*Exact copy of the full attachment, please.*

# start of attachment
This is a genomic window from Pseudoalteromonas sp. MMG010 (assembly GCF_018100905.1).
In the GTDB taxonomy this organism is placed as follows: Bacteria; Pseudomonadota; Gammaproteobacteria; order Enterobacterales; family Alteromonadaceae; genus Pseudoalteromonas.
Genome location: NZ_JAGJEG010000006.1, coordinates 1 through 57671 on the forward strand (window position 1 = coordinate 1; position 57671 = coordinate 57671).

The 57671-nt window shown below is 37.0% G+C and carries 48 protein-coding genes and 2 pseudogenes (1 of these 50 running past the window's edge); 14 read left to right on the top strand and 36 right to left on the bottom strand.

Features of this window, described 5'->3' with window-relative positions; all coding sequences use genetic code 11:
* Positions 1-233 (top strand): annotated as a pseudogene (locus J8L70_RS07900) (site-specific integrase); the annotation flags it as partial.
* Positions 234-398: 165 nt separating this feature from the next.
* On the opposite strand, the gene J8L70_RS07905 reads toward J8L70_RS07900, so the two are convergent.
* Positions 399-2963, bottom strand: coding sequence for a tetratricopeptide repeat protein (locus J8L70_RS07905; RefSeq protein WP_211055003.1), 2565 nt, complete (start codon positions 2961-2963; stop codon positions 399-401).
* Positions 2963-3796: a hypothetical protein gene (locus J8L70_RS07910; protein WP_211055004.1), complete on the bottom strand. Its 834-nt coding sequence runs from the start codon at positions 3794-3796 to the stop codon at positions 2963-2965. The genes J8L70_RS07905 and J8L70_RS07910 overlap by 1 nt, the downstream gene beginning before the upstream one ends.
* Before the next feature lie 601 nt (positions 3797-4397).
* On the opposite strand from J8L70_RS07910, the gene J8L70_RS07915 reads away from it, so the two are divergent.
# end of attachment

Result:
This is a genomic window from Pseudoalteromonas sp. MMG010 (assembly GCF_018100905.1).
In the GTDB taxonomy this organism is placed as follows: Bacteria; Pseudomonadota; Gammaproteobacteria; order Enterobacterales; family Alteromonadaceae; genus Pseudoalteromonas.
Genome location: NZ_JAGJEG010000006.1, coordinates 1 through 57671 on the forward strand (window position 1 = coordinate 1; position 57671 = coordinate 57671).

The 57671-nt window shown below is 37.0% G+C and carries 48 protein-coding genes and 2 pseudogenes (1 of these 50 running past the window's edge); 14 read left to right on the top strand and 36 right to left on the bottom strand.

Features of this window, described 5'->3' with window-relative positions; all coding sequences use genetic code 11:
* Positions 1-233 (top strand): annotated as a pseudogene (locus J8L70_RS07900) (site-specific integrase); the annotation flags it as partial.
* Positions 234-398: 165 nt separating this feature from the next.
* On the opposite strand, the gene J8L70_RS07905 reads toward J8L70_RS07900, so the two are convergent.
* Positions 399-2963, bottom strand: coding sequence for a tetratricopeptide repeat protein (locus J8L70_RS07905; RefSeq protein WP_211055003.1), 2565 nt, complete (start codon positions 2961-2963; stop codon positions 399-401).
* Positions 2963-3796: a hypothetical protein gene (locus J8L70_RS07910; protein WP_211055004.1), complete on the bottom strand. Its 834-nt coding sequence runs from the start codon at positions 3794-3796 to the stop codon at positions 2963-2965. The genes J8L70_RS07905 and J8L70_RS07910 overlap by 1 nt, the downstream gene beginning before the upstream one ends.
* Before the next feature lie 601 nt (positions 3797-4397).
* On the opposite strand from J8L70_RS07910, the gene J8L70_RS07915 reads away from it, so the two are divergent.